2) Red meat, of course, contains iron, which can sometimes encourage the growth of some types of tumors (though this isn’t a significant concern, likely);
3) The standard line: “The biggest risk factors for breast cancer remain gender and increasing age.” This from specialist Maria Leadbeater, quoted in the BBC article. Fair enough.
[tags] breast cancer, beef, red meat, cancer, factory farming, growth hormone, omnivore, Maria Leadbeater, BBC, hormone receptor, heterocyclic acid, risk factors [/tags]
Tracking your macronutrient intake is a surefire way to lose weight. Unfortunately, the process of tabulating fat/protein/carb grams for everything you consume has, in the past, been so time-consuming and frustrating hardly anyone has the patience or time to be so diligent.
Lucky for us, the folks at The Daily Plate agree – which is why they have created a free website that simplifies this process! Register yourself at the Plate and search for the foods you eat on a day-to-day basis. Worried your eats won’t be on there? No need! The Daily Plate has over 100,000 food items from which to choose, and are adding more every day. Whether you’re eating generic foods like apples, or brand-specific items like Bird’s Eye Frozen Peas, you can be certain you’ll find it in their food database.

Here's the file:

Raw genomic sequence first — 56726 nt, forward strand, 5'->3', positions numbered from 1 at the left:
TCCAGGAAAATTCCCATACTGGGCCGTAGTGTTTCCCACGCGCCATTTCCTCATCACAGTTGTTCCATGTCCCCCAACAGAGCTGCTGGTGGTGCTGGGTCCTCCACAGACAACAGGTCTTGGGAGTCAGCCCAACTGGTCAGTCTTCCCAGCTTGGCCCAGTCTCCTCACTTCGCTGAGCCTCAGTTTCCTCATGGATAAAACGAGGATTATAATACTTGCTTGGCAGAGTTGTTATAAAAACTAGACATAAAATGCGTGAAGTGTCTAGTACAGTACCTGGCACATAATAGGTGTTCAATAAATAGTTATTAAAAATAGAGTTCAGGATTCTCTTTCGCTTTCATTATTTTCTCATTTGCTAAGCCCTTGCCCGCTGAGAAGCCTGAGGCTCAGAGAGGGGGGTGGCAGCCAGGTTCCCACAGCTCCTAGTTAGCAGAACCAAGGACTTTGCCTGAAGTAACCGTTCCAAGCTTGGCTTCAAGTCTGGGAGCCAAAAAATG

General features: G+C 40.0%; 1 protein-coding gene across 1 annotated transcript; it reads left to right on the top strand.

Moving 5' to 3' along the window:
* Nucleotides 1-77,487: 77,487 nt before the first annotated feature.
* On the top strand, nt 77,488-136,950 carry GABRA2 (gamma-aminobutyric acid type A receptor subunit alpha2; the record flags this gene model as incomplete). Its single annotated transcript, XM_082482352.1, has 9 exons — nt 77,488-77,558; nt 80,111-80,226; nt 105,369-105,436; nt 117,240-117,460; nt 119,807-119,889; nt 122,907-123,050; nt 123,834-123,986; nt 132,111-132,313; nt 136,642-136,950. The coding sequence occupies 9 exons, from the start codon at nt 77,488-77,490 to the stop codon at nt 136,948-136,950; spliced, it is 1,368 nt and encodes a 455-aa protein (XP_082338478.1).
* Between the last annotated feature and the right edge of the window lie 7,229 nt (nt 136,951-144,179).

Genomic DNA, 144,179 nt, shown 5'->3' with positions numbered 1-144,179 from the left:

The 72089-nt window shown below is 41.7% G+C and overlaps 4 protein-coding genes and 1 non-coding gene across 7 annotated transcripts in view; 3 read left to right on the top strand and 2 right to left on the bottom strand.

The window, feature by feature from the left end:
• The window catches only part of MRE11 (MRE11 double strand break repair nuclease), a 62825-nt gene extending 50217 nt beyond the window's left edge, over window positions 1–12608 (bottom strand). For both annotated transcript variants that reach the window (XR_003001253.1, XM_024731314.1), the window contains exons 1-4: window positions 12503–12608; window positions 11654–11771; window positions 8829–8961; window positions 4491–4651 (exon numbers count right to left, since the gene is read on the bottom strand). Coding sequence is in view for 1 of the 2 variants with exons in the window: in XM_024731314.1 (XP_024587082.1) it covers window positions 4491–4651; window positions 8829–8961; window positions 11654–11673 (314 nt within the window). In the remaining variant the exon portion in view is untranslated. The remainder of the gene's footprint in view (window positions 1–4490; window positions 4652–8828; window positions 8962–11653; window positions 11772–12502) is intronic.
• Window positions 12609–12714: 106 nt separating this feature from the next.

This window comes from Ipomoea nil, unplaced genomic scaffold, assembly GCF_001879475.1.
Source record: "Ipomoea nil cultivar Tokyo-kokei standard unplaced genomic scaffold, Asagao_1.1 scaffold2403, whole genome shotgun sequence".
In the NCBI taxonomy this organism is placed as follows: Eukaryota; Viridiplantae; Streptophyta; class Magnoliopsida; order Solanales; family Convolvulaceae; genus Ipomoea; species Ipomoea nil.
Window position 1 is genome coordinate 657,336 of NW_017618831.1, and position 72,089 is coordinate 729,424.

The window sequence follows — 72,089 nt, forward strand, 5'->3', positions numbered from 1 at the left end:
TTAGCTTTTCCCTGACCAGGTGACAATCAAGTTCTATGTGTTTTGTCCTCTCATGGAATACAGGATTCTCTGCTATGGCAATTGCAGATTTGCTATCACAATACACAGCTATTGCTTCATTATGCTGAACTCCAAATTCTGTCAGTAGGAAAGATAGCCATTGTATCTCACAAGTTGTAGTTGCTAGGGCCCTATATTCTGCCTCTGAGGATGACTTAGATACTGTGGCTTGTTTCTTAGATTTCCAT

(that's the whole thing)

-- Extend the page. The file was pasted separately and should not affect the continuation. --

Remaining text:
Once you have selected what you’ve eaten, The Daily Plate automatically does the math for you and lets you view the total amount of fat, protein, carbohydrates and calories you have munched so far.
The uses of The Daily Plate don’t stop there, though. In addition to keeping an online food journal, there are other features: a calorie counter, a fitness log, and a way to keep track of your water intake. You can even input your weight goals, as well as receive advice and guidelines on how to see those goals through. Start watching what you eat with this free online tool, and start seeing results. It’s comprehensive, fast, and you don’t have to have an I.T. department to figure out how to use it. Try it out for yourself today!